A special appearance does not waive irregularities in the service of process: Belknap v. Charlton, 25 Or. 41, 34 Pac. 758.

Where a defendant entered his appearance, and afterwards withdrew the same, this section was applicable to his case, and no notice upon him of future proceedings was required: Wilson v. Blakeslee, 16 Or. 48, 13 Pac. 665.

The mere presence of the defenuant in court by an attorney will not prevent the rendition of a judgment against him in the justice court for want of an answer: Whipple v. Southern Pac. Co. 34 Or. 372, 55 Pac. 975.

§ 543. Service on Party Absent From State.

When a party is absent from the state, and has no attorney in the action or suit, service may be made by mail, if his residence be known; if not known, on the clerk for him. When a party, whether absent or not from the state, has an attorney in the action or suit, service of notice or other papers shall be made upon the attorney, if he reside in the county where the action or suit is pending, instead of the party, and not otherwise. [L. 1864; D. Cd. § 521; H. C. § 531.]

SERVICE OF NOTICE.-The amendment of 549, by the laws of 1901, permits notice of appeal to be served upon either the adverse party or his attorney at any place within the state. The provisions of this section, therefore, will not be applicable to the service of a notice of appeal. These cases, however, will be included in the note, as the principle is applicable to the service of other notices.

Service of notice may be made either upon the party or upon his attorney of record residing in the county where the trial was had, but where the attorney resides outside of such county, service can be made only upon the adverse party: Lindley v. Wallis, 2 Or. 203; Rees v. Rees, 7 Or. 78; Lewis & Dryden Printing Co. v. Reeves, 26 Or. 445, 38 Pac. 662; Byers v. Cook, 13 Or. 297, 10 Pac. 417; Butler v. Smith, 20 Or. 129, 25 Pac. 381; Wheeler v. Cragin, 25 Or. 603, 38 Pac. 308.

Where nothing appears in the record to show the residence of the respondent's attorney, it will be presumed that he resides

in the county where the trial was had, and that his admission of service of notice was there made: Bennett v. Minott, 28 Or. 343, 39 Pac. 997.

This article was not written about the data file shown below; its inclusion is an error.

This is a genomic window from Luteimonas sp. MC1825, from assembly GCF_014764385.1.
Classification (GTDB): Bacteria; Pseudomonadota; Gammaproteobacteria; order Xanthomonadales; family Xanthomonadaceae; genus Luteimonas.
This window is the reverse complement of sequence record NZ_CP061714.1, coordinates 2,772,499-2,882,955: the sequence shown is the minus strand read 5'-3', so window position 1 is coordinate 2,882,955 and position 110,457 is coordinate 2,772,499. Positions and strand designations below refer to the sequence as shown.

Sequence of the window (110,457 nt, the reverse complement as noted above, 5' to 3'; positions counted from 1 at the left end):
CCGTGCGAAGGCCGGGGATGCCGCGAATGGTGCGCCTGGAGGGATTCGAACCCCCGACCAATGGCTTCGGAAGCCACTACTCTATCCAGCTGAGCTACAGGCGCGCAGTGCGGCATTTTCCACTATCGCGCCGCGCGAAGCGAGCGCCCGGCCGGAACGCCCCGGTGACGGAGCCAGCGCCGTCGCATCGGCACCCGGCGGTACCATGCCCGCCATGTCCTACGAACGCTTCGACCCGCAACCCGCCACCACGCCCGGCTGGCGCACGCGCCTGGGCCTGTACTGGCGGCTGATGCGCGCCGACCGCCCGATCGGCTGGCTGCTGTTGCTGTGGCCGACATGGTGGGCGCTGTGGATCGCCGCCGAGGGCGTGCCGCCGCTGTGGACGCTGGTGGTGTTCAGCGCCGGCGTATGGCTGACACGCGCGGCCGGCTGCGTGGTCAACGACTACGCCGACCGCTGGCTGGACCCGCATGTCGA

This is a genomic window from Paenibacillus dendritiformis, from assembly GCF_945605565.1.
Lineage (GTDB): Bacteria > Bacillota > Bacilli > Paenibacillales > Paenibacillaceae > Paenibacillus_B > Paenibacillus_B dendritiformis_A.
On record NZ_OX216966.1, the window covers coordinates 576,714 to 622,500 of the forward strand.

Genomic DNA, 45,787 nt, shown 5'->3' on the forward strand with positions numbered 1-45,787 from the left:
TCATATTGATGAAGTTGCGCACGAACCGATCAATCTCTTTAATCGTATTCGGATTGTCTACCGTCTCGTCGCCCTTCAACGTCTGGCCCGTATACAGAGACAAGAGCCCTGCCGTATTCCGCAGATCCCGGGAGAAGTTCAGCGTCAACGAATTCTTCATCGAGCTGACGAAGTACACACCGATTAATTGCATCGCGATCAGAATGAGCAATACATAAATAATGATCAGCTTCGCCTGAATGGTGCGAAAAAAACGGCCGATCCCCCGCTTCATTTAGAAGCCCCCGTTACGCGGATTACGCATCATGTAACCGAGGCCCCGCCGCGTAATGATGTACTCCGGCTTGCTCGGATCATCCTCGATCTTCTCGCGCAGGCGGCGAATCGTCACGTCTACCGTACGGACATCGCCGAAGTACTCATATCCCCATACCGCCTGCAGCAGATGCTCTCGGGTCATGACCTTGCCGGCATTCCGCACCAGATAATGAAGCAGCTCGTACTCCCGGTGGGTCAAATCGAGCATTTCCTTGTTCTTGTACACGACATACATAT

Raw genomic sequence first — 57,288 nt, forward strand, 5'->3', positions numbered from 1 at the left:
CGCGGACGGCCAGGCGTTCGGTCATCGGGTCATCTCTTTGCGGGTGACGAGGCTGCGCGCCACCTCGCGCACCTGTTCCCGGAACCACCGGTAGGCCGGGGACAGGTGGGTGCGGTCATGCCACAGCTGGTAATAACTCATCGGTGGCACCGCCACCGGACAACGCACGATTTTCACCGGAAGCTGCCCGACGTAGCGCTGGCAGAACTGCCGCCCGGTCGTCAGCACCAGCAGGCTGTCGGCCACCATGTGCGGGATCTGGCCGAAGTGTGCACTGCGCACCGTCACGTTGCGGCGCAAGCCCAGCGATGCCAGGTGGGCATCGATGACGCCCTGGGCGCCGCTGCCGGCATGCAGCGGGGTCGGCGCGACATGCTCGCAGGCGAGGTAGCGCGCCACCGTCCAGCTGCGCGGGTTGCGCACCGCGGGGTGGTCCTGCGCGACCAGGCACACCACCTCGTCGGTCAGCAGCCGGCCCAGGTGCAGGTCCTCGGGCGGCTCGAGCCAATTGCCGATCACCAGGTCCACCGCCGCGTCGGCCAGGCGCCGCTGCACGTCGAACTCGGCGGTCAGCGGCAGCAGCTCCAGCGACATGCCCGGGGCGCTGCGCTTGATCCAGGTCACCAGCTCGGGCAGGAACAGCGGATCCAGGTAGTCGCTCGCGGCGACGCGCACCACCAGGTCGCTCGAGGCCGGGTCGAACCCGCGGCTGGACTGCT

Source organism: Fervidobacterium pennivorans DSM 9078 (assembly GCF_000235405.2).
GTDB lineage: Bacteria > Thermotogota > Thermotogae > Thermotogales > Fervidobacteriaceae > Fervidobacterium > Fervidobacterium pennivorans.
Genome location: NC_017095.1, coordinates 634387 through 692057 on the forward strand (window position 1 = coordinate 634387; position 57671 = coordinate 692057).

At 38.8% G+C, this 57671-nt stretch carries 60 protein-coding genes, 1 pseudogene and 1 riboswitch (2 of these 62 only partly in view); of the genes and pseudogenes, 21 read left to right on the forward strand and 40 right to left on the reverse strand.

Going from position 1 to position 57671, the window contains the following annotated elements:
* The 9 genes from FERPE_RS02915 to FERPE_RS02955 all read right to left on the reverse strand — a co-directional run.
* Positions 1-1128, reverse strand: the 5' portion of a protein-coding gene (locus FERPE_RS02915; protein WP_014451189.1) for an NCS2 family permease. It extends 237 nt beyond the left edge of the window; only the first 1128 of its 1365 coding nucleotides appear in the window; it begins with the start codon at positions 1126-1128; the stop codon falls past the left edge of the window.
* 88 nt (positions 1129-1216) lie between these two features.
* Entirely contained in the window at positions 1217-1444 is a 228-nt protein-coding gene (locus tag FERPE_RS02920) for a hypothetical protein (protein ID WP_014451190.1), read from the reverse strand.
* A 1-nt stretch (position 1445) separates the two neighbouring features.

Service of notice made upon a record attorney of the adverse party in the county where the trial was had is good, although such attorney may reside in another county: Neuberger v. Boyce, 29 Or. 458, 45 Pac. 908.

So, it is not necessary that such service should be made upon the attorney within the county in which such attorney resides and the trial was had, but may be made anywhere in the state, provided such attorney resides in the county where the trial was had: Long Creek Build. Assoc. v. State Ins. Co. 29 Or. 572, 46 Pac. 466.

After the death of a party jurisdiction of an appeal can not be acquired by the admission of service of notice of appeal by the attorney of the party who died prior to such admission, where the attorney is not retained by the personal representatives of the deceased who had been substituted: Holt v. Idleman, 34 Or. 116, 54 Pac. 279.

§ 544. Application of Foregoing Provisions.

The foregoing provisions do not apply to the service of a summons or other process, nor so much thereof as allows service to be made of any notice or other paper to bring a party into contempt, otherwise than upon such party personally. [L. 1862; D. Cd. § 522; H. C. § 532.]

$545. Notice Valid, Though Defective in Form.

A notice or other paper is valid and effectual, although defective either in respect to the title of the action or suit in which it is made, or the name of the court or the parties, if it intelligibly refer to such action or suit. [L. 1862 ; D. Cd. § 523 ; H. C. § 533.]

Where a defect in the notice is a mere clerical mistake, or such an error that it in no way could have misled or injured the

§ 546. Filing of Papers.

other party, the defect will be overlooked: Moorhouse v. Cox, 13 Or. 435, 12 Pac. 71; Lancaster v. McDonald, 14 Or. 266, 12 Pac. 374.

All undertakings, affidavits, or other papers required by or provided for in this code shall be filed with the clerk, except when this code otherwise specially provides. A pleading or paper shall be filed by delivering the same to the clerk at his office, who shall indorse upon it the day of the month and the year, and subscribe his name thereto. The clerk shall not be required to receive for filing any paper unless the name of the court, the title of the